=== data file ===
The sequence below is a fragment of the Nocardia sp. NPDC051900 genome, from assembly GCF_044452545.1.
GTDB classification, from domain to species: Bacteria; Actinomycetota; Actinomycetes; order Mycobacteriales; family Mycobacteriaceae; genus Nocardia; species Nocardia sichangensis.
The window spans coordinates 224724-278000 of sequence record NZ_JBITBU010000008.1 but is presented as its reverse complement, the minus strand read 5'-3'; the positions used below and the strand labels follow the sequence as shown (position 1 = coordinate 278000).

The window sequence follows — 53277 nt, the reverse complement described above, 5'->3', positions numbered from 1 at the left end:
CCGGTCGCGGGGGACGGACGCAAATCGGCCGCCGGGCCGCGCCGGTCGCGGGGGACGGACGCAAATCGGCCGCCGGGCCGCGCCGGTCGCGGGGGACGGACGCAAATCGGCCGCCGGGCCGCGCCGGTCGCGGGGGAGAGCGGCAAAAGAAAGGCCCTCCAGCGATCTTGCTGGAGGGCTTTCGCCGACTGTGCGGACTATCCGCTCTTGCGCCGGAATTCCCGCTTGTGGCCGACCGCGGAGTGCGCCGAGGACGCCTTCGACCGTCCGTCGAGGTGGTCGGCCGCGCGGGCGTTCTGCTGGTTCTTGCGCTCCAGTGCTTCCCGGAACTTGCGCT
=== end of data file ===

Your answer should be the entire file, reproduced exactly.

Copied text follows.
The sequence below is a fragment of the Nocardia sp. NPDC051900 genome, from assembly GCF_044452545.1.
GTDB classification, from domain to species: Bacteria; Actinomycetota; Actinomycetes; order Mycobacteriales; family Mycobacteriaceae; genus Nocardia; species Nocardia sichangensis.
The window spans coordinates 224724-278000 of sequence record NZ_JBITBU010000008.1 but is presented as its reverse complement, the minus strand read 5'-3'; the positions used below and the strand labels follow the sequence as shown (position 1 = coordinate 278000).

The window sequence follows — 53277 nt, the reverse complement described above, 5'->3', positions numbered from 1 at the left end:
CCGGTCGCGGGGGACGGACGCAAATCGGCCGCCGGGCCGCGCCGGTCGCGGGGGACGGACGCAAATCGGCCGCCGGGCCGCGCCGGTCGCGGGGGACGGACGCAAATCGGCCGCCGGGCCGCGCCGGTCGCGGGGGAGAGCGGCAAAAGAAAGGCCCTCCAGCGATCTTGCTGGAGGGCTTTCGCCGACTGTGCGGACTATCCGCTCTTGCGCCGGAATTCCCGCTTGTGGCCGACCGCGGAGTGCGCCGAGGACGCCTTCGACCGTCCGTCGAGGTGGTCGGCCGCGCGGGCGTTCTGCTGGTTCTTGCGCTCCAGTGCTTCCCGGAACTTGCGCT